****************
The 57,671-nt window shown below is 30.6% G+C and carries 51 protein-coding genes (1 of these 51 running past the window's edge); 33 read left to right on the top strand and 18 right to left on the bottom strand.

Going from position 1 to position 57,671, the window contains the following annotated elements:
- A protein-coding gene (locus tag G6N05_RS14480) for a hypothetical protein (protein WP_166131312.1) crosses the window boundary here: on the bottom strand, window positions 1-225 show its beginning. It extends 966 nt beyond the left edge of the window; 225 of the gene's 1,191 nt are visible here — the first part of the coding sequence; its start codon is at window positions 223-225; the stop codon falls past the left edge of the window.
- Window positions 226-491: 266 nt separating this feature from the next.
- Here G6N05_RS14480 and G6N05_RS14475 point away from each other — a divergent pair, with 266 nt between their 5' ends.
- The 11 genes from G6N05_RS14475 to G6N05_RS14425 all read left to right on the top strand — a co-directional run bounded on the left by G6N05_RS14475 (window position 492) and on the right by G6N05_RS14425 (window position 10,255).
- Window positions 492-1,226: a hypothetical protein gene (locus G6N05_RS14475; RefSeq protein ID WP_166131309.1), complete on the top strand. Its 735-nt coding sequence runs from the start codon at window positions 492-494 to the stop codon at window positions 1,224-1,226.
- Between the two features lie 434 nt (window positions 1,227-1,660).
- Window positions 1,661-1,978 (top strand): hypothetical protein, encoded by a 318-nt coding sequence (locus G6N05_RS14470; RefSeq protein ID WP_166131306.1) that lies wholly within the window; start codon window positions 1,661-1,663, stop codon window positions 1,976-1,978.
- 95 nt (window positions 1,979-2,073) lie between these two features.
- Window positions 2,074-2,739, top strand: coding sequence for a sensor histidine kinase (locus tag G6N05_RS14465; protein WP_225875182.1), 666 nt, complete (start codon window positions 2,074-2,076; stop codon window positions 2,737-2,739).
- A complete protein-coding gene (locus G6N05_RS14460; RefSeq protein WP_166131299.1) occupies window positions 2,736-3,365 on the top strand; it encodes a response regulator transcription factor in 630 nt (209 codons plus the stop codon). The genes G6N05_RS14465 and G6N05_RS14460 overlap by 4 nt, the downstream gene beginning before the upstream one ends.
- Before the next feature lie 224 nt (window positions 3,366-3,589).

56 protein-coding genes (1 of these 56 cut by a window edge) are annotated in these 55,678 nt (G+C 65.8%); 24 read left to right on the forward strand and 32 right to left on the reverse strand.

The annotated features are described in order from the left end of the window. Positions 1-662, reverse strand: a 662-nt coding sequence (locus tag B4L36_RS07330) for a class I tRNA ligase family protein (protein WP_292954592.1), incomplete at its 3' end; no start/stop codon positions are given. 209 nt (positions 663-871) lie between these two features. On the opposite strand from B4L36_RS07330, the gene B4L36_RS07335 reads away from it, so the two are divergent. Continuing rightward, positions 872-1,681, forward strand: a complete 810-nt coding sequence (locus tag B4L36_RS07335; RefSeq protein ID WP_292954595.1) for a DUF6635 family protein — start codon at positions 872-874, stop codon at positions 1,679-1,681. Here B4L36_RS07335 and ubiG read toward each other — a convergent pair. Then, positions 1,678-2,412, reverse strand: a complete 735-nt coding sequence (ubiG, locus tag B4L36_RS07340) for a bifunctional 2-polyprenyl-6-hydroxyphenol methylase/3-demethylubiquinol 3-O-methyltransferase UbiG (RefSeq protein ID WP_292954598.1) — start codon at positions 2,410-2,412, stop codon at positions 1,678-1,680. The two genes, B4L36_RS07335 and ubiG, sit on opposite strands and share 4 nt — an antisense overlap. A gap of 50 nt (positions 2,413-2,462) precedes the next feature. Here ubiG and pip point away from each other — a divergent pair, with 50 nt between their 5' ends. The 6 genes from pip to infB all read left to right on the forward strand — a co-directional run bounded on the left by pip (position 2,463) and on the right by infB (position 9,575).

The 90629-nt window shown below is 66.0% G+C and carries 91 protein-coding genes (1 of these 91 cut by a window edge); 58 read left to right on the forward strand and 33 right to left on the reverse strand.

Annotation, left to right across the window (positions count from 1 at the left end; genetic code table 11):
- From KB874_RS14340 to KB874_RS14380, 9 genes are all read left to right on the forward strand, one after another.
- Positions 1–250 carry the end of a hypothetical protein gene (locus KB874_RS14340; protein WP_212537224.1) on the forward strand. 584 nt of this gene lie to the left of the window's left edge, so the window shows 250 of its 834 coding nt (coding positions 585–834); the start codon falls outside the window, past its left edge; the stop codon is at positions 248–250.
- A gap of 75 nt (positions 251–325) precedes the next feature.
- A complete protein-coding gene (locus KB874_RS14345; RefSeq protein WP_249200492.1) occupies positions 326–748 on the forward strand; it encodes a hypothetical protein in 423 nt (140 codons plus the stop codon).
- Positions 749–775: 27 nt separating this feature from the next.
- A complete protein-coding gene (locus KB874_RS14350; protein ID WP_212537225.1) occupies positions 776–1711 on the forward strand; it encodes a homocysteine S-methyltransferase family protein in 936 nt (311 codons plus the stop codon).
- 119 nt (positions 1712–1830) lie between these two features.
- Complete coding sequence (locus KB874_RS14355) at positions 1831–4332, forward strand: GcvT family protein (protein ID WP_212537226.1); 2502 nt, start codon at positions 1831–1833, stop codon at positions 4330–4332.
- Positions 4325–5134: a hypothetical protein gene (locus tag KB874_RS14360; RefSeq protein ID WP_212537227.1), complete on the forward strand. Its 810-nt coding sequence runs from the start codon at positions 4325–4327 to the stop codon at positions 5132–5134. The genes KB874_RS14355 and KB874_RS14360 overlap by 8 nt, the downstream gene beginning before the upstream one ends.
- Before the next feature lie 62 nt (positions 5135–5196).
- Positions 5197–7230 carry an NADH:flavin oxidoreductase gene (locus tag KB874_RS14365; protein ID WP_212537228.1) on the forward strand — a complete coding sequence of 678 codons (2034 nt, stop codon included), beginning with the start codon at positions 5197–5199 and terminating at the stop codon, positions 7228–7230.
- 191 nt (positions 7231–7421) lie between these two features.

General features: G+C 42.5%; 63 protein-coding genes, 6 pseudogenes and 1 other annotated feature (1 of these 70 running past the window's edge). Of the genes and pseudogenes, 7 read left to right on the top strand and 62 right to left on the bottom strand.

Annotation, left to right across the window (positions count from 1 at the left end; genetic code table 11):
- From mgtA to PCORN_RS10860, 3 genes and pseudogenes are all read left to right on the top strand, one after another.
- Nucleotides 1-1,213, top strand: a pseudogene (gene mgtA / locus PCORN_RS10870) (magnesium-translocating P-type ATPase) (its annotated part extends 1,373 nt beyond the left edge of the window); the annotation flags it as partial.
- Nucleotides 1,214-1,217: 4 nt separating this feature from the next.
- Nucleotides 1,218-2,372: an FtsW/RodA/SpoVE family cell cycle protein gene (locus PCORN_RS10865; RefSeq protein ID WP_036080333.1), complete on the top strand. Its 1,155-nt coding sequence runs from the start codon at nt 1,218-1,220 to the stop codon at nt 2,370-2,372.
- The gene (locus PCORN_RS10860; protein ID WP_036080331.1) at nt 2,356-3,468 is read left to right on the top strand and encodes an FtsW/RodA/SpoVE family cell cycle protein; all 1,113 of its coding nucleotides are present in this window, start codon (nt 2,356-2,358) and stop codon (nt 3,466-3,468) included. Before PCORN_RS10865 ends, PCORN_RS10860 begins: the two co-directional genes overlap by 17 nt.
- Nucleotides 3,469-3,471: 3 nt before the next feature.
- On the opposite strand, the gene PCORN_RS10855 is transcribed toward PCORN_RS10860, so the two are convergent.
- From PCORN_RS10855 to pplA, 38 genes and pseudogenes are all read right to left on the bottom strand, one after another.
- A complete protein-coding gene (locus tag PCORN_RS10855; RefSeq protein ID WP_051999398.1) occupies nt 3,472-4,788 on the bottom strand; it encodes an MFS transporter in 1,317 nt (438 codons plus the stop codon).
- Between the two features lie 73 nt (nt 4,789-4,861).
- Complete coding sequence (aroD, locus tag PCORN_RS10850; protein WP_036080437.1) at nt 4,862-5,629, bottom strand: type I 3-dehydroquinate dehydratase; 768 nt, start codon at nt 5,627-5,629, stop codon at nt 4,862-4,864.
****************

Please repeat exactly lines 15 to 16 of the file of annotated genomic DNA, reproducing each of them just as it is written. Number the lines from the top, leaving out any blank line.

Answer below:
The annotated features are described in order from the left end of the window. Positions 1-662, reverse strand: a 662-nt coding sequence (locus tag B4L36_RS07330) for a class I tRNA ligase family protein (protein WP_292954592.1), incomplete at its 3' end; no start/stop codon positions are given. 209 nt (positions 663-871) lie between these two features. On the opposite strand from B4L36_RS07330, the gene B4L36_RS07335 reads away from it, so the two are divergent. Continuing rightward, positions 872-1,681, forward strand: a complete 810-nt coding sequence (locus tag B4L36_RS07335; RefSeq protein ID WP_292954595.1) for a DUF6635 family protein — start codon at positions 872-874, stop codon at positions 1,679-1,681. Here B4L36_RS07335 and ubiG read toward each other — a convergent pair. Then, positions 1,678-2,412, reverse strand: a complete 735-nt coding sequence (ubiG, locus tag B4L36_RS07340) for a bifunctional 2-polyprenyl-6-hydroxyphenol methylase/3-demethylubiquinol 3-O-methyltransferase UbiG (RefSeq protein ID WP_292954598.1) — start codon at positions 2,410-2,412, stop codon at positions 1,678-1,680. The two genes, B4L36_RS07335 and ubiG, sit on opposite strands and share 4 nt — an antisense overlap. A gap of 50 nt (positions 2,413-2,462) precedes the next feature. Here ubiG and pip point away from each other — a divergent pair, with 50 nt between their 5' ends. The 6 genes from pip to infB all read left to right on the forward strand — a co-directional run bounded on the left by pip (position 2,463) and on the right by infB (position 9,575).

The 90629-nt window shown below is 66.0% G+C and carries 91 protein-coding genes (1 of these 91 cut by a window edge); 58 read left to right on the forward strand and 33 right to left on the reverse strand.